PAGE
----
Galilean Moons: The Four Largest Moons Of Jupiter

~4 min

Being the largest planet in the Solar System, Jupiter has the second-largest number of moons. The first four of them – the Galilean moons – were discovered more than 400 years ago. Which of them is the biggest in the Solar System, and which is potentially habitable? Let’s find out.


How many moons does Jupiter have?

So far, 79 Jupiter moons have been found; astronomers may find more in the future. Only 53 of the moons are named. Most of them are small, less than 10 kilometers (6.2 miles) in diameter, and were discovered between the 1970s and 1990s by modern automated spacecraft. The first four discovered Jovian satellites, however, were spotted back in the 17th century using a homemade telescope.

Who discovered the four largest Jupiter moons?

The four largest moons of Jupiter were discovered in 1610 by Italian astronomer Galileo Galilei – that’s why they are also called the Galilean moons. At first, he couldn’t separate Io and Europa and saw three objects instead of four. Moreover, he mistook them for fixed stars. Only later he noticed that they were not standing still but orbiting Jupiter.

Galileo’s discovery was revolutionary. It revealed that not all celestial bodies revolve around the Earth, contrary to the geocentric theory that was in use at that time. Moreover, it showed the importance of a telescope for astronomical observances: Galileo could see the Jovian satellites only when he improved the design of his homemade telescope.

Initially, Galileo named the moons “Cosimo’s stars” (later – “Medician stars”) after his patron Cosimo Medici. In his notebooks, he referred to the moons as Jupiter I (Io), Jupiter II (Europa), Jupiter III (Ganymede), and Jupiter IV (Callisto). The names we use now were chosen by the astronomer Simon Marius, who discovered the moons nearly at the same time as Galileo and decided to name them after the Greek mythological characters. Let's see what moons were first seen near Jupiter.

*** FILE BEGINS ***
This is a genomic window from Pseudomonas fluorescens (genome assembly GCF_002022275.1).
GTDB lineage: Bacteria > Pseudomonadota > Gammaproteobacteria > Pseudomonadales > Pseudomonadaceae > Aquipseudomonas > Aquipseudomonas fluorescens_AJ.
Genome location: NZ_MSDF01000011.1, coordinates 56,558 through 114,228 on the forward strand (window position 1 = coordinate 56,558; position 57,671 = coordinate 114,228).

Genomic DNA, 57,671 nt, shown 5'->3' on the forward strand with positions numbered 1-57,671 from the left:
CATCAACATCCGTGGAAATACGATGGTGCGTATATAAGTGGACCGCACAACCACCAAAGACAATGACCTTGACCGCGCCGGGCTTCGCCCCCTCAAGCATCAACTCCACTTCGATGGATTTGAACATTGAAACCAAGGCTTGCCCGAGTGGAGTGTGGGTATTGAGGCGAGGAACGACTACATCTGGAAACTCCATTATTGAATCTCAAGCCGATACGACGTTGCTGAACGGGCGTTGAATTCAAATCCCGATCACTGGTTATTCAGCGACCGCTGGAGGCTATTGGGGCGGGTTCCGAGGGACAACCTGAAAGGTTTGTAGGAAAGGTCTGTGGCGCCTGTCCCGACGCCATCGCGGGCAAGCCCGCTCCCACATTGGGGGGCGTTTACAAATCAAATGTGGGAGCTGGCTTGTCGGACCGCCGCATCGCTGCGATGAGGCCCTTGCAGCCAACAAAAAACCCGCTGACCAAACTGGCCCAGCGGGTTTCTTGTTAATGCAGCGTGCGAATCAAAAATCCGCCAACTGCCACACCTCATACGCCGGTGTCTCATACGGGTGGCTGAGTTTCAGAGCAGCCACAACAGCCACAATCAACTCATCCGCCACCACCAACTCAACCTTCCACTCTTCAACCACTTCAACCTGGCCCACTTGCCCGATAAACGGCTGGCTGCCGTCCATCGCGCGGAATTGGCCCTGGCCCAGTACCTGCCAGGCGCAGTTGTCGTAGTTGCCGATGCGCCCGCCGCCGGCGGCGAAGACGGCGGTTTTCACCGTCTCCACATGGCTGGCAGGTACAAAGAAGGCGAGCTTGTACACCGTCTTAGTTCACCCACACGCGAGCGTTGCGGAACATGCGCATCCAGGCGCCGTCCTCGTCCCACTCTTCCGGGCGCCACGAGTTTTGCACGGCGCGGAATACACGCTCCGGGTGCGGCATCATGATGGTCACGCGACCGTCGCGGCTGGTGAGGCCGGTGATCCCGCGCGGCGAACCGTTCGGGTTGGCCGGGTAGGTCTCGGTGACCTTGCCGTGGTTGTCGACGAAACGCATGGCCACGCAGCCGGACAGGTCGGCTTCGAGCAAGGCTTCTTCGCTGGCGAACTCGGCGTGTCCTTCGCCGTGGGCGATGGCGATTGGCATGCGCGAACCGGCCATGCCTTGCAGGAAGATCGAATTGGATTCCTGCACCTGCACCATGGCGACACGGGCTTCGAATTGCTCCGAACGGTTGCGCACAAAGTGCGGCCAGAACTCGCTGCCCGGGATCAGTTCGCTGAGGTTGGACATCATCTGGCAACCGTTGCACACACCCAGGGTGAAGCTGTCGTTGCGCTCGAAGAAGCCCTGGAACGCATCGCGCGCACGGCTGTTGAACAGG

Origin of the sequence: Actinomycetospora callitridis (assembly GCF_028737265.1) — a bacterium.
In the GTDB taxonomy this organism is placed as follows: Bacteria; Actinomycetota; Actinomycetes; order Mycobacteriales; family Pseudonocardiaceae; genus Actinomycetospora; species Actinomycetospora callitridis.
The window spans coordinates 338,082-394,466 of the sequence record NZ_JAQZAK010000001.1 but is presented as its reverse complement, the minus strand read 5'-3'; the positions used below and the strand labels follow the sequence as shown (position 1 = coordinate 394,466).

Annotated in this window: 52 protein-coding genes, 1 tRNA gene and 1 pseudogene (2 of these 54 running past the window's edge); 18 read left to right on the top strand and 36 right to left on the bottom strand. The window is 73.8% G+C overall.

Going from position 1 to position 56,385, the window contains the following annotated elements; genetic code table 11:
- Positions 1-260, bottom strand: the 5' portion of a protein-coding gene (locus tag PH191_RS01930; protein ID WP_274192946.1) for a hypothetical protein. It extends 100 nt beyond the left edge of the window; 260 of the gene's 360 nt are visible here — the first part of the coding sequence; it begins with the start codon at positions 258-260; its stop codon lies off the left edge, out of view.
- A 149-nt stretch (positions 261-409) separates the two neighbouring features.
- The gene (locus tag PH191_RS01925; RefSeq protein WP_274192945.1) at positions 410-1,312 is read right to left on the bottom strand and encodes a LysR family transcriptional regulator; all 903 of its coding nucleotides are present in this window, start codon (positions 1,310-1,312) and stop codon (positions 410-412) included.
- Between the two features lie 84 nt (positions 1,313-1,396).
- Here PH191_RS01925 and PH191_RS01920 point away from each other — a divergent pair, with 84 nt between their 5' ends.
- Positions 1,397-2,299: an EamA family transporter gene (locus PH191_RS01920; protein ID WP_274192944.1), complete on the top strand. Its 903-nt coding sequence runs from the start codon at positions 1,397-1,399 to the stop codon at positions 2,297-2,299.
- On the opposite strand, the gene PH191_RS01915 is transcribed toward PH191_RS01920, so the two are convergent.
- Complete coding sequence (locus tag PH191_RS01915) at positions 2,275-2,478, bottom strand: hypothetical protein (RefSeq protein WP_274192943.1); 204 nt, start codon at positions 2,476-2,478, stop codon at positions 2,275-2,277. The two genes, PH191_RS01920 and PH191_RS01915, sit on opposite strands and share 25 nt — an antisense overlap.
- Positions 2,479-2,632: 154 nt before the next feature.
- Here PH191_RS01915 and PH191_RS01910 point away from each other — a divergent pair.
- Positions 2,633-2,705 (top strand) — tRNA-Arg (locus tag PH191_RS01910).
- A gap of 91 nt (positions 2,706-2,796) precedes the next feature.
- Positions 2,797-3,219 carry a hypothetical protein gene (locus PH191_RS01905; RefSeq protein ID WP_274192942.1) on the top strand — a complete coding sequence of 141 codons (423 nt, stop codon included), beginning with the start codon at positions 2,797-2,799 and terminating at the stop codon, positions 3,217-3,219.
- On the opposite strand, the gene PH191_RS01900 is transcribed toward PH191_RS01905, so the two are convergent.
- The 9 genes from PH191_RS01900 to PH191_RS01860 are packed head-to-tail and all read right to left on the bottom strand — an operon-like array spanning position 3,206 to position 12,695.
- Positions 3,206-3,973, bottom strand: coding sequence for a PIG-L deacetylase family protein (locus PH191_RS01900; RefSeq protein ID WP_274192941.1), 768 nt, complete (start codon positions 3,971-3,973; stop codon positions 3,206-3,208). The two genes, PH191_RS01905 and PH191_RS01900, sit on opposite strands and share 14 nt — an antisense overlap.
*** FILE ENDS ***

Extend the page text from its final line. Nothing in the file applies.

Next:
Io: the “moldy pizza”

  • Mass: 0.015 Earths
  • Diameter: 3,660 km (2,274 miles)
  • Equatorial circumference: 11,445.5 km (7,111.9 miles)
  • Orbital speed: 17.334 km/s (10.770 miles per second)
  • Surface temperature: -183 °C to -143 °C (-297 °F to -225 °F)
  • Apparent magnitude: 5.02
  • Named after: priestess of Hera, Zeus’ lover

When the Voyager scientists saw Io for the first time, they described it as “moldy pizza”. What causes the moon’s unusual look? Io is the most geologically active object in the Solar System – it hosts more than 400 volcanoes. Io’s silicate surface is covered with sulfur dioxide frost, dark dots of erupting volcanoes, and lava flows. That’s why we see black, white, orange, yellow, and green spots over Io.

Europa: potentially habitable world

  • Mass: 0.008 Earths
  • Diameter: 3,122 km (1,939.9 miles)
  • Equatorial circumference: 9,807 km (6,093.8 miles)
  • Orbital speed: 13.743 km/s (8.5 miles per second)
  • Surface temperature: -223 °C to -148 °C (-369 °F to -234 °F)
  • Apparent magnitude: 5.29
  • Named after: Phoenician noblewoman, Zeus’ lover